Atlanta, GA

Reynoldstown steel plant to make way for residential development

LaShaun Williams
Urbanize Atlanta

ATLANTA, GA — According to project leaders on Thursday, the demolition of the longstanding Reynoldstown steel plant will commence in a few weeks to make way for the Eastside Trail’s largest residential development to date.

The development will borrow the name of the former steel plant, Stein Steel, and incorporate pieces of the industrial facility throughout the new community to pay homage to its industrial past.

This month, permits were issued to demolish Steen Steel buildings that have stood alongside the former railroad corridor for generations. Neighborhood leaders have previously told Urbanize Atlanta the steel plant had operated for 98 years in that location, which is now considered BeltLine “beachfront,” or a trophy property with 900 feet of frontage along the trail.

Around three dozen developers were ready to buy Stein Steel’s 6.5 acres when they arrived in the market a couple of years ago. Bert Stein, the company’s president, chose plans compiled by homebuilder Empire Communities, a Canada-based company that expanded across the Southeast and Texas, with more explosive growth recently across in-town Atlanta.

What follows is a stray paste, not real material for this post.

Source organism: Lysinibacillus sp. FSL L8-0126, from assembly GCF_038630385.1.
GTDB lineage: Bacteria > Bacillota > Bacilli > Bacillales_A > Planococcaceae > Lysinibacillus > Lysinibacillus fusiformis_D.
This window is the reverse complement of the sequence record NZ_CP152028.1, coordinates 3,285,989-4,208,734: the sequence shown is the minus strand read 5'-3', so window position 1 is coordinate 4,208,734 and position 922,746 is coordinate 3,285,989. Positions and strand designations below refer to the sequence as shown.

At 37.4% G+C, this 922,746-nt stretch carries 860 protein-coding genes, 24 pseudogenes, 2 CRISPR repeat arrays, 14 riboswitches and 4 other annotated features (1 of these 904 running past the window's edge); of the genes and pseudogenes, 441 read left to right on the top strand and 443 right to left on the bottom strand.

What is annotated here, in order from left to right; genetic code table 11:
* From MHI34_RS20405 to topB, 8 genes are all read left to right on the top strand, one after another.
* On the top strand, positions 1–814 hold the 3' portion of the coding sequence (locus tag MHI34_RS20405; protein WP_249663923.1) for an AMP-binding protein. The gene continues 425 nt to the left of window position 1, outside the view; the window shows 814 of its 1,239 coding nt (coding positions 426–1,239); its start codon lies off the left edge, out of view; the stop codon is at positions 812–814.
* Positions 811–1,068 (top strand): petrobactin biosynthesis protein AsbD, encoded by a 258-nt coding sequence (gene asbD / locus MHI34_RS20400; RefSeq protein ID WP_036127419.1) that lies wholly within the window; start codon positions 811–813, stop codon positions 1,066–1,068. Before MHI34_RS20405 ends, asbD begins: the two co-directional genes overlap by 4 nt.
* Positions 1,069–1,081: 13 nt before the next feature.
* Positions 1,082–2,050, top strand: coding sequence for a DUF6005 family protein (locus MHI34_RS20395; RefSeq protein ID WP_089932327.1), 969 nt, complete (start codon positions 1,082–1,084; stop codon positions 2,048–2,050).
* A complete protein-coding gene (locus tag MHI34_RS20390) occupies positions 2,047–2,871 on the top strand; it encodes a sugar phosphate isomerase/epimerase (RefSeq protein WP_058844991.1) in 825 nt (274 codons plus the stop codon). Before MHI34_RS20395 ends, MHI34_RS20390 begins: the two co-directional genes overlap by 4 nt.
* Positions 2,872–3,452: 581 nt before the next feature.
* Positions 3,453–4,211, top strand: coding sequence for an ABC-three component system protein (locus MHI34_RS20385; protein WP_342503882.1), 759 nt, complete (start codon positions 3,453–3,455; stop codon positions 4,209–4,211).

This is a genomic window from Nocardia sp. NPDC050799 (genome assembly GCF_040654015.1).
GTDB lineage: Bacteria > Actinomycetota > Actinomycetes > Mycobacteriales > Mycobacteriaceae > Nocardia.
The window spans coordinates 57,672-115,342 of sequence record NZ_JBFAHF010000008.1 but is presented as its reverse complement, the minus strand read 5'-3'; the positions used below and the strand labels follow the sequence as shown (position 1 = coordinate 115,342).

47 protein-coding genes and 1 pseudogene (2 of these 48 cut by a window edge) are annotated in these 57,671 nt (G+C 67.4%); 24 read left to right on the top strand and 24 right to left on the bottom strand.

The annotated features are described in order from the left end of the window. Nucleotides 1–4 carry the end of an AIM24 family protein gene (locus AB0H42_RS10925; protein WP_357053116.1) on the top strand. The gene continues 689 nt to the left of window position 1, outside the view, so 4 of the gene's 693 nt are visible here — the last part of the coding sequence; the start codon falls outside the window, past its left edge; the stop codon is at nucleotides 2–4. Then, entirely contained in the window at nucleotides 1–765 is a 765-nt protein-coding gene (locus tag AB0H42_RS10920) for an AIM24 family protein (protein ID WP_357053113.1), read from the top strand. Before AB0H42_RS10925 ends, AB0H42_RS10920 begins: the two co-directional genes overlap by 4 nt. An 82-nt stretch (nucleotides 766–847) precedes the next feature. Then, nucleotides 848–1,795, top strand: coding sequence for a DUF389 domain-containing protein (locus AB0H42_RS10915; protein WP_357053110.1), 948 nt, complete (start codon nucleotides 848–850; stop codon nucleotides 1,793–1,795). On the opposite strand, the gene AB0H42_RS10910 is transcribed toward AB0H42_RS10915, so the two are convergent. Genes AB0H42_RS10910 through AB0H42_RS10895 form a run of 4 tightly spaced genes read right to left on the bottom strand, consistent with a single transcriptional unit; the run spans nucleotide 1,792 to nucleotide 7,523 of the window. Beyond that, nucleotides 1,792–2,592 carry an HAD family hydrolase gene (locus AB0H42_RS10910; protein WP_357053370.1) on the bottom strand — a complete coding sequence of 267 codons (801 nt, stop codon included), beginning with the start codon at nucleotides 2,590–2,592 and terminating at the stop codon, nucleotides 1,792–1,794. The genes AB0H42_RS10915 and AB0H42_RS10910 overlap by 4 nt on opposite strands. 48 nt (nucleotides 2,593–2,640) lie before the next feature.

“We closed on the property late last month, and the [steel] operation has wound down,” Empire’s director of operations, Saba Loghman, said this week. “We’re moving forward with the project and breaking ground this summer.”

Empire’s plans call for building 276 residential units, all of them for sale.

The residential development will have various product types, from smaller one-bedroom condos to three-bedroom townhomes similar to other Empire communities, which now span from East Lake to the Westside, Summerhill, and Buckhead.

Empire representatives said that the homes would range from roughly $300,000s to $600,000s. Plans call for three distinct sections — the Milltown, Modern Hybrid, and Modern districts — denoted by different architecture styles referencing Reynoldstown’s character and the site’s industrial history.

The first homes are expected to be delivered in the third quarter of next year.

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